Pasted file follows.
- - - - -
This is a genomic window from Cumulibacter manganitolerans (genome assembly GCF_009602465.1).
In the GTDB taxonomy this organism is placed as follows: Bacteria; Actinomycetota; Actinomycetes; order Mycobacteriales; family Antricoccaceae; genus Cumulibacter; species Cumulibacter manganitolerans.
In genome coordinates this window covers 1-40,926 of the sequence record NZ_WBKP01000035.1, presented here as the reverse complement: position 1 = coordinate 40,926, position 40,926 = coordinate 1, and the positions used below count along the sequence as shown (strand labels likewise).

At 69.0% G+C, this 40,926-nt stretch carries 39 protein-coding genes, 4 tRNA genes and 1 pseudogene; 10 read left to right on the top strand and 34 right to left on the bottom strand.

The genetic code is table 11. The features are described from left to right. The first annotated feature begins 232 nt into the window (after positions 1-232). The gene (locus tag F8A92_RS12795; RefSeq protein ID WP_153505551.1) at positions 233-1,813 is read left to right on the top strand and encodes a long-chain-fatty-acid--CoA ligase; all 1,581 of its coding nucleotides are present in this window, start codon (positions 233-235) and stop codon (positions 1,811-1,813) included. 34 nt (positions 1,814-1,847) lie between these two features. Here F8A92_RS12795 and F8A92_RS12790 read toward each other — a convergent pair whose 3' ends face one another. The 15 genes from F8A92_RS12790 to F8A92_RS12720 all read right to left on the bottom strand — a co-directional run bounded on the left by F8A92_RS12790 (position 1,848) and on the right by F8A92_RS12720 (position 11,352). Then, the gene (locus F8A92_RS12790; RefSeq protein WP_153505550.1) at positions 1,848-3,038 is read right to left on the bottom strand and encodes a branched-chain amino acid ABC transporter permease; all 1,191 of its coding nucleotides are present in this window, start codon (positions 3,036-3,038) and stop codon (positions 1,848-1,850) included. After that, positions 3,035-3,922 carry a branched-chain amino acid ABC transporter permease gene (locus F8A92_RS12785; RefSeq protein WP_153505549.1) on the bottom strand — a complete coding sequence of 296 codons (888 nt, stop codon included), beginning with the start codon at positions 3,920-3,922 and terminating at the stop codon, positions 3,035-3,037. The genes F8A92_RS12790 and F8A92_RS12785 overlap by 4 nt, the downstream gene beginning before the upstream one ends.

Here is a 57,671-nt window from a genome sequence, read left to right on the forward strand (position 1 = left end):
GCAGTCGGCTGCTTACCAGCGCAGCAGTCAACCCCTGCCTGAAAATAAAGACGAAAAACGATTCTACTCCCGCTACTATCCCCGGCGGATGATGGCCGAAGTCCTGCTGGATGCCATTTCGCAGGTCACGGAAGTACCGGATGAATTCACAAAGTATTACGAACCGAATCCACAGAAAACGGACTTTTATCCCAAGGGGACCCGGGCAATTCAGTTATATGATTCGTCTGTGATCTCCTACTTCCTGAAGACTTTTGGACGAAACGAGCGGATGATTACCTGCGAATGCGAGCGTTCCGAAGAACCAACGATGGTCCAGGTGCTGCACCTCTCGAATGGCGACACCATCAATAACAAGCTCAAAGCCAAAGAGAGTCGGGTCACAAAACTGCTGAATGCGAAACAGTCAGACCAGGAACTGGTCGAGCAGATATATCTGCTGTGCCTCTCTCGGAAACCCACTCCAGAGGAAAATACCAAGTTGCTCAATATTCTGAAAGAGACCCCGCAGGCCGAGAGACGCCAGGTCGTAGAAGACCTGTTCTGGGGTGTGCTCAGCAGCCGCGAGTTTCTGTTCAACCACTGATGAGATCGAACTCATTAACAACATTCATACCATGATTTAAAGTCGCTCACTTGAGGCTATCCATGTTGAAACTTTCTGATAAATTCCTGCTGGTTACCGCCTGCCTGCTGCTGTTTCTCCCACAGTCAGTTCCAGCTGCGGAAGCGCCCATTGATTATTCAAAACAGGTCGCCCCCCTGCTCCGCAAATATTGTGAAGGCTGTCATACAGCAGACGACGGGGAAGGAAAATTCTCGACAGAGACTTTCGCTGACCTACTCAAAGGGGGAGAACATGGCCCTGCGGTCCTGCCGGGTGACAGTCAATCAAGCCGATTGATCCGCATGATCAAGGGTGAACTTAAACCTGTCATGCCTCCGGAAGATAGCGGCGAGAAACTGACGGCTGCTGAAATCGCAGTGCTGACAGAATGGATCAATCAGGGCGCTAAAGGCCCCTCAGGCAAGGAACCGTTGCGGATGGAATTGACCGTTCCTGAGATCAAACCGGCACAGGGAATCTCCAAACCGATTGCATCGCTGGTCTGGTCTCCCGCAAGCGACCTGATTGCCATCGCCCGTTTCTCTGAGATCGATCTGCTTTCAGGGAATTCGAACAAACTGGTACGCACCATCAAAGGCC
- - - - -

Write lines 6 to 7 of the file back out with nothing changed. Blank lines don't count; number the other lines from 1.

Here is a 57,671-nt window from a genome sequence, read left to right on the forward strand (position 1 = left end):
GCAGTCGGCTGCTTACCAGCGCAGCAGTCAACCCCTGCCTGAAAATAAAGACGAAAAACGATTCTACTCCCGCTACTATCCCCGGCGGATGATGGCCGAAGTCCTGCTGGATGCCATTTCGCAGGTCACGGAAGTACCGGATGAATTCACAAAGTATTACGAACCGAATCCACAGAAAACGGACTTTTATCCCAAGGGGACCCGGGCAATTCAGTTATATGATTCGTCTGTGATCTCCTACTTCCTGAAGACTTTTGGACGAAACGAGCGGATGATTACCTGCGAATGCGAGCGTTCCGAAGAACCAACGATGGTCCAGGTGCTGCACCTCTCGAATGGCGACACCATCAATAACAAGCTCAAAGCCAAAGAGAGTCGGGTCACAAAACTGCTGAATGCGAAACAGTCAGACCAGGAACTGGTCGAGCAGATATATCTGCTGTGCCTCTCTCGGAAACCCACTCCAGAGGAAAATACCAAGTTGCTCAATATTCTGAAAGAGACCCCGCAGGCCGAGAGACGCCAGGTCGTAGAAGACCTGTTCTGGGGTGTGCTCAGCAGCCGCGAGTTTCTGTTCAACCACTGATGAGATCGAACTCATTAACAACATTCATACCATGATTTAAAGTCGCTCACTTGAGGCTATCCATGTTGAAACTTTCTGATAAATTCCTGCTGGTTACCGCCTGCCTGCTGCTGTTTCTCCCACAGTCAGTTCCAGCTGCGGAAGCGCCCATTGATTATTCAAAACAGGTCGCCCCCCTGCTCCGCAAATATTGTGAAGGCTGTCATACAGCAGACGACGGGGAAGGAAAATTCTCGACAGAGACTTTCGCTGACCTACTCAAAGGGGGAGAACATGGCCCTGCGGTCCTGCCGGGTGACAGTCAATCAAGCCGATTGATCCGCATGATCAAGGGTGAACTTAAACCTGTCATGCCTCCGGAAGATAGCGGCGAGAAACTGACGGCTGCTGAAATCGCAGTGCTGACAGAATGGATCAATCAGGGCGCTAAAGGCCCCTCAGGCAAGGAACCGTTGCGGATGGAATTGACCGTTCCTGAGATCAAACCGGCACAGGGAATCTCCAAACCGATTGCATCGCTGGTCTGGTCTCCCGCAAGCGACCTGATTGCCATCGCCCGTTTCTCTGAGATCGATCTGCTTTCAGGGAATTCGAACAAACTGGTACGCACCATCAAAGGCC